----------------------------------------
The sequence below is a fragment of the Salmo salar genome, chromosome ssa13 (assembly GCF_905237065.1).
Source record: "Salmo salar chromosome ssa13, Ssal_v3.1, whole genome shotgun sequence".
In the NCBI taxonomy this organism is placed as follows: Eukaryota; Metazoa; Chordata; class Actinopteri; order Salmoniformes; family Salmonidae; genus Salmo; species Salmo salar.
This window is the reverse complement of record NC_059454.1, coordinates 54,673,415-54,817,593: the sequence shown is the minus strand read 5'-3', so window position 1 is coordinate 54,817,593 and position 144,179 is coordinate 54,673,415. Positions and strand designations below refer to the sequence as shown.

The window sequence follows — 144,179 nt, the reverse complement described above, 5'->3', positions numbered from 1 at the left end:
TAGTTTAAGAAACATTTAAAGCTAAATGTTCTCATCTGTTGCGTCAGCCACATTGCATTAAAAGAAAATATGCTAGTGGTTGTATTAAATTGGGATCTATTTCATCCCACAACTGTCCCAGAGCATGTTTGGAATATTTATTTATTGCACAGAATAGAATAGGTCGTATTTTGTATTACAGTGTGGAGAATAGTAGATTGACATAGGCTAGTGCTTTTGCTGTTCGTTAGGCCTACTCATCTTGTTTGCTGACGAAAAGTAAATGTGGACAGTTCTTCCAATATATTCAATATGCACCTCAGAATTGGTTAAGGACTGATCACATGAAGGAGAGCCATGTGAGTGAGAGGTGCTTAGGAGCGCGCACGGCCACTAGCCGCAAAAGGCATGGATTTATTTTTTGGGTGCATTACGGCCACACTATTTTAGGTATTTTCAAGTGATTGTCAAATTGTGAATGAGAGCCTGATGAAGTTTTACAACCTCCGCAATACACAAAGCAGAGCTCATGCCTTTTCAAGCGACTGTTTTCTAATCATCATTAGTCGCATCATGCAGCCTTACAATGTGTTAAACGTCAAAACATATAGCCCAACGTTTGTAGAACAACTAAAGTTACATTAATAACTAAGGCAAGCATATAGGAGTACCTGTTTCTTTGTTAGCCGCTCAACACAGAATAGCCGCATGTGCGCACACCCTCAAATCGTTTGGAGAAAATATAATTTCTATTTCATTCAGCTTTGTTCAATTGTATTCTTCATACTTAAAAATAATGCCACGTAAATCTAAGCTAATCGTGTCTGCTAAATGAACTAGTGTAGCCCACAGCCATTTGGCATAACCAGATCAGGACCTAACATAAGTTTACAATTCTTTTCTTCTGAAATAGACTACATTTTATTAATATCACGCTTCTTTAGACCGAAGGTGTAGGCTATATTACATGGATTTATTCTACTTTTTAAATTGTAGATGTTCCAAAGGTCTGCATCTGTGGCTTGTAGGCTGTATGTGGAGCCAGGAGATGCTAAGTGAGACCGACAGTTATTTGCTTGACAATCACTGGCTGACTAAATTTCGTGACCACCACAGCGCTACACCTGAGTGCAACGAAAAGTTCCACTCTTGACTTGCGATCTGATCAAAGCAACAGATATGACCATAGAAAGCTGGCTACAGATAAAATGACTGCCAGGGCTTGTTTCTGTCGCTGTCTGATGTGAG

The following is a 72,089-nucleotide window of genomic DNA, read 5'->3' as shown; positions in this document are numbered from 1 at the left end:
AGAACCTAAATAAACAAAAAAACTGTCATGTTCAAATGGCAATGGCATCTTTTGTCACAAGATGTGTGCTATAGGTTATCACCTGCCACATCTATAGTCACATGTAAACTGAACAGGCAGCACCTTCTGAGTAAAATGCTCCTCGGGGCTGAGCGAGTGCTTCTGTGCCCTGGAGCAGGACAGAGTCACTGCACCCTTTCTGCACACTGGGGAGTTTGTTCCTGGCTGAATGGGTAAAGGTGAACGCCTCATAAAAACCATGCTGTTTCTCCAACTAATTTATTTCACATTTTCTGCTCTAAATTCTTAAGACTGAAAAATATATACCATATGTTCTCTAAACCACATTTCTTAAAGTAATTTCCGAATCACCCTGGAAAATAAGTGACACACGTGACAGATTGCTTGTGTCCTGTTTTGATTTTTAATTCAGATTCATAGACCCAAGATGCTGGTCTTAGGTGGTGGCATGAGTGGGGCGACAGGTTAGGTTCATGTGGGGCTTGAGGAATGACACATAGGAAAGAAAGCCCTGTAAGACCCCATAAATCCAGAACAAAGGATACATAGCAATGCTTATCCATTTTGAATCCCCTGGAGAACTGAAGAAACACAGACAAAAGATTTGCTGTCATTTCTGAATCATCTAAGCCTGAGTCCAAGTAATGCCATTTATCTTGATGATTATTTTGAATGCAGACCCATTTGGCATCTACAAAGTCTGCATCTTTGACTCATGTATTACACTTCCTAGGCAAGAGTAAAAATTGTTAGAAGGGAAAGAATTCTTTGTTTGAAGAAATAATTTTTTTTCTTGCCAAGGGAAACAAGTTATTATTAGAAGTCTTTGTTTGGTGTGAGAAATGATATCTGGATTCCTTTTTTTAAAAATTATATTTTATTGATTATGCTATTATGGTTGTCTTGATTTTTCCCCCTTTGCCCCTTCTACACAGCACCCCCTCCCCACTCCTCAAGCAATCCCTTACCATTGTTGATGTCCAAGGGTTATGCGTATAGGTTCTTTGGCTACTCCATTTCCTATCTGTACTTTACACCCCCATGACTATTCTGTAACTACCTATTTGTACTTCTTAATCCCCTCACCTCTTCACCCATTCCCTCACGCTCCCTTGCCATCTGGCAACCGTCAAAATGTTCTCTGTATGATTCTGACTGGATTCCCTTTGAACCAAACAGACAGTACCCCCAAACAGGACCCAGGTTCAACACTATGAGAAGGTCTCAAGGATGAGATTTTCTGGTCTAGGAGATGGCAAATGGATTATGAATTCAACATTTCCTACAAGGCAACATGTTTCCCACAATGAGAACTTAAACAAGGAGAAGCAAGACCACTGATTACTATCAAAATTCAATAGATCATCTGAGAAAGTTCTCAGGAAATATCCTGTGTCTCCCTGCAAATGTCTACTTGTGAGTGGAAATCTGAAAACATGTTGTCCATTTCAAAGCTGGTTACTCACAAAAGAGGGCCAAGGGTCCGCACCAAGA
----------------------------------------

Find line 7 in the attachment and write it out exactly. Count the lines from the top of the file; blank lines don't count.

The following is a 72,089-nucleotide window of genomic DNA, read 5'->3' as shown; positions in this document are numbered from 1 at the left end: